Wisconsin funds biofuel research

By Susanne Retka Schill | September 08, 2008
Web exclusive posted Sept. 29, 2008 at 12:15 p.m. CST

The Wisconsin Energy Independence Fund is providing grants and loans of up to $7 million to companies conducting biofuel production research.

Wisconsin Gov. Jim Doyle traveled around the state during the week of Sept. 22-26 to make announcements of the grants and loans. Two awards were announced Sept. 23 at the offices of American Science and Technology Corp. in Wausau, Wis.

Grand Meadow Energies LLC of Stratford, Wis., received a $265,000 state grant to optimize its process of producing ethanol from whey wastes, using the coproducts from that process to raise algae, and then using the algae and ethanol to produce biodiesel.

American Science and Technology received a $150,000 grant to research a biorefinery process that can be used in existing pulp and paper manufacturing facilities in Wisconsin. The company is researching the development of biofuels and industrial chemicals from woodchips, wood waste and switchgrass.

In Milwaukee on Sept. 25, Doyle announced two more award recipients. Middleton, Wis.-based C5-6 Technologies received $350,000 to help the company develop and commercialize new enzymes that will allow ethanol facilities to increase the ethanol yield from a bushel of corn.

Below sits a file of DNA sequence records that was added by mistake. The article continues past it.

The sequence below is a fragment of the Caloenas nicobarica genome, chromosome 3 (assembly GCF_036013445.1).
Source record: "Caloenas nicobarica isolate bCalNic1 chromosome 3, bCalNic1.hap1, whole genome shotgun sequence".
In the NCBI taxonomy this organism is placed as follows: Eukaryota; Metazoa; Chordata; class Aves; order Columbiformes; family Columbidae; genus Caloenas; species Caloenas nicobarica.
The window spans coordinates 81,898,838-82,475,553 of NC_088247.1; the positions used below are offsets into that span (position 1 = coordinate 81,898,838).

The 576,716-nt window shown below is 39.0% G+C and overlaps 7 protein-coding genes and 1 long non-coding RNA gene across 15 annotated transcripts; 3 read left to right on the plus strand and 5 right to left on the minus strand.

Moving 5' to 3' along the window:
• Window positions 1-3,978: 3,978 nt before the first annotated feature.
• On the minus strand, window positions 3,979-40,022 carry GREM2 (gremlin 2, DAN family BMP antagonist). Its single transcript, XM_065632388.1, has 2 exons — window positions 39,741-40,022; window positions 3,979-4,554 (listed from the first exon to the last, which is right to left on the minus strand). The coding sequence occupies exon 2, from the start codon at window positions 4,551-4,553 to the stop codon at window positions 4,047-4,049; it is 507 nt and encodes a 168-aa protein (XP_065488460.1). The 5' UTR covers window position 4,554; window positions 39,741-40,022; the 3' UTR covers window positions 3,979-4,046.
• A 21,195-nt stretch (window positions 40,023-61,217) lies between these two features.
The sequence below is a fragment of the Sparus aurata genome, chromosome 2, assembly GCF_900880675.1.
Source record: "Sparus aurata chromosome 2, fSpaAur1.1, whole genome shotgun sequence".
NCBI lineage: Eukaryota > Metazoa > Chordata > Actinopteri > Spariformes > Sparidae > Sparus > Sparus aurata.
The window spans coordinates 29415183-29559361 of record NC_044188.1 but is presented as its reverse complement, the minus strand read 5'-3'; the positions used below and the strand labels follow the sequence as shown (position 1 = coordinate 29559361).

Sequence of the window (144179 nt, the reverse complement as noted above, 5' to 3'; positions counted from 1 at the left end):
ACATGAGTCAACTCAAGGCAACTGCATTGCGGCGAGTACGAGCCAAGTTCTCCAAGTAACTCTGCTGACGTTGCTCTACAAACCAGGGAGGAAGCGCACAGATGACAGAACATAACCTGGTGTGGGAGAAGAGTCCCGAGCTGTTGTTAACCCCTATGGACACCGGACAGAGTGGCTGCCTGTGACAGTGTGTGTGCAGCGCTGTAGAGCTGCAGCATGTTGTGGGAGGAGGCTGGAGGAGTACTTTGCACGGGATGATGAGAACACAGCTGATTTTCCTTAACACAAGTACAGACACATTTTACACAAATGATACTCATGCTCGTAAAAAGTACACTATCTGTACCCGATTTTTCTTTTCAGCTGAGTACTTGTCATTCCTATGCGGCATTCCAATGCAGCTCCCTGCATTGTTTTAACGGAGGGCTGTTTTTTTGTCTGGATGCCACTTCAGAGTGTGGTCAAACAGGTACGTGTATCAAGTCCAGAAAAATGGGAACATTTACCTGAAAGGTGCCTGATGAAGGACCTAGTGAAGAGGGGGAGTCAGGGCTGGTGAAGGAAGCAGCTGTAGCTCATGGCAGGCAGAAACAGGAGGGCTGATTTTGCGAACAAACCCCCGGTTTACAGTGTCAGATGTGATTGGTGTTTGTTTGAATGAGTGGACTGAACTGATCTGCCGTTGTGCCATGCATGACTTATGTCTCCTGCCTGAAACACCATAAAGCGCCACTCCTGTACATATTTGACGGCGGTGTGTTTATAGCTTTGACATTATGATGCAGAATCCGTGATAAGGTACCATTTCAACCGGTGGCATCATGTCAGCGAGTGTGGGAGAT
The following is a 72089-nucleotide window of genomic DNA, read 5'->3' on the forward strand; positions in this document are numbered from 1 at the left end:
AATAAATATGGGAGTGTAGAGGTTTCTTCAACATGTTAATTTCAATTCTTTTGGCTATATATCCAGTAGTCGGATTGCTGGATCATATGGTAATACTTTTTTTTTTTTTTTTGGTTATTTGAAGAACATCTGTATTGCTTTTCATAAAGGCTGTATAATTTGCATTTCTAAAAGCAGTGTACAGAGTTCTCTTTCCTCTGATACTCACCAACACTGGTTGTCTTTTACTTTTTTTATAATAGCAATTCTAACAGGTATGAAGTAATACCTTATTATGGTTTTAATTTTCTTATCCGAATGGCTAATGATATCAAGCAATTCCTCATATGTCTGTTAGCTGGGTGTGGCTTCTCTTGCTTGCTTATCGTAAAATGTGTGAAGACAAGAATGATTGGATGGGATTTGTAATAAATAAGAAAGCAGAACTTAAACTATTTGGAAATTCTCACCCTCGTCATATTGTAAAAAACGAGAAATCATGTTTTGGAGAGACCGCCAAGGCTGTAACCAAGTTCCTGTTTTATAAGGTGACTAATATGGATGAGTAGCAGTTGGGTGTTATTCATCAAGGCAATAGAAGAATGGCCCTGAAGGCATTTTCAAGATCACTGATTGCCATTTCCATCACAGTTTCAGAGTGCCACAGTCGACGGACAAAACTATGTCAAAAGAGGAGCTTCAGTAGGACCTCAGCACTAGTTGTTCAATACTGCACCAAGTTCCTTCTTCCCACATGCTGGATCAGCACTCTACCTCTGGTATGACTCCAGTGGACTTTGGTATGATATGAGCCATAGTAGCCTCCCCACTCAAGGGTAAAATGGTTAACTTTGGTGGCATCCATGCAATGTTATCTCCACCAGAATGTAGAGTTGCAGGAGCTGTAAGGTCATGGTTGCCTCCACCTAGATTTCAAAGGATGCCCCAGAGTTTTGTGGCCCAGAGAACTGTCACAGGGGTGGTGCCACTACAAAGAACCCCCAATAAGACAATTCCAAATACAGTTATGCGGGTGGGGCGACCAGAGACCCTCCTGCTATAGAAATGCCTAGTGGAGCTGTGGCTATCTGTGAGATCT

Best Energies Inc. of Madison, Wis., received a total of $1 million, half in grants and half in loans, to develop and implement technology that will allow its facility to use corn oil from ethanol plants as a feedstock for biodiesel production. Best Energies operates a 10 MMgy biodiesel plant in Cashton, Wis., where it will install the equipment to demonstrate its technology on a commercial-scale, said Norm Balmer, president and chief executive of Best Energies. The process includes an esterfication step to convert the free fatty acids, as well as treating the contaminants found in crude corn oil.

"BEST and C5-6 are two great examples of Wisconsin companies that are on the cutting edge of biofuel technology development," said Joshua Morby, executive director of the Wisconsin Bio Industry Alliance. "These grants are an important step in helping these companies bring new, exciting technologies to the market."